Effectiveness of senior doctor triage in enhancing emergency room performance

Added June 2, 2020

Citation: Abdulwahid MA, Booth A, Kuczawski M, Mason SM. The impact of senior doctor assessment at triage on emergency department performance measures: systematic review and meta-analysis of comparative studies. Emergency Medicine Journal. 2016 Jul 1;33(7):504-13.

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What is this? The COVID-19 pandemic is placing a strain on healthcare workers. Placing a senior doctor at triage in emergency departments, compared with single-nurse triage, can be an effective way to enhance a range of performance measures.

In this systematic review, the authors searched for comparative studies on the role of senior doctor triage in emergency departments. They restricted their searches to articles published in English language, and did the search between 1994 and 2014. They included 25 studies, 16 were before and after studies, 2 clinical controlled trials, 3 cohort studies, and 4 randomised controlled trials. 12 studies were conducted in the US, 5 in Australia, 2 in Canada and the UK, and 1 in Hong Kong, Jamaica, Singapore, and Sweden.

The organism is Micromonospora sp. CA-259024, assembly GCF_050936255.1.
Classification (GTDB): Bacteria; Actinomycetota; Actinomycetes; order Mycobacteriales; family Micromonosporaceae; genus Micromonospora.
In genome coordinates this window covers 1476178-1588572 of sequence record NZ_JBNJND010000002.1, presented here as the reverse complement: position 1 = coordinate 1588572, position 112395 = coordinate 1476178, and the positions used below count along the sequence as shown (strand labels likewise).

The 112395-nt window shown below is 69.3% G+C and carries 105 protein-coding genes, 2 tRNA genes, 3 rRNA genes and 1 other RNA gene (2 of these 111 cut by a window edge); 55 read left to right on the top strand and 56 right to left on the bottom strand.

What works: Senior doctor triage reduced waiting times, decreased length of stay, and decreased the proportion of patients leaving without being seen or before treatment completion.

What doesn’t work: No clear benefit of senior doctor triage in terms of patient satisfaction or cost effectiveness was identified.

What’s uncertain: Cost effectiveness of this triage model is uncertain.

 

Disclaimer: This summary has been written by staff and volunteers of Evidence Aid in order to make the content of the original document accessible to decision makers who are searching for the available evidence on the coronavirus (COVID-19) but may not have the time, initially, to read the original report in full. This summary is not intended as a substitute for the medical advice of physicians, other health workers, professional associations, guideline developers, or national governments and international agencies. If readers of this summary think that the evidence that is presented within it is relevant to their decision-making they should refer to the content and details of the original article, and the advice and guidelines offered by other sources of expertise, before making decisions. Evidence Aid cannot be held responsible for any decisions made about the coronavirus (COVID-19) on the basis of this summary alone.

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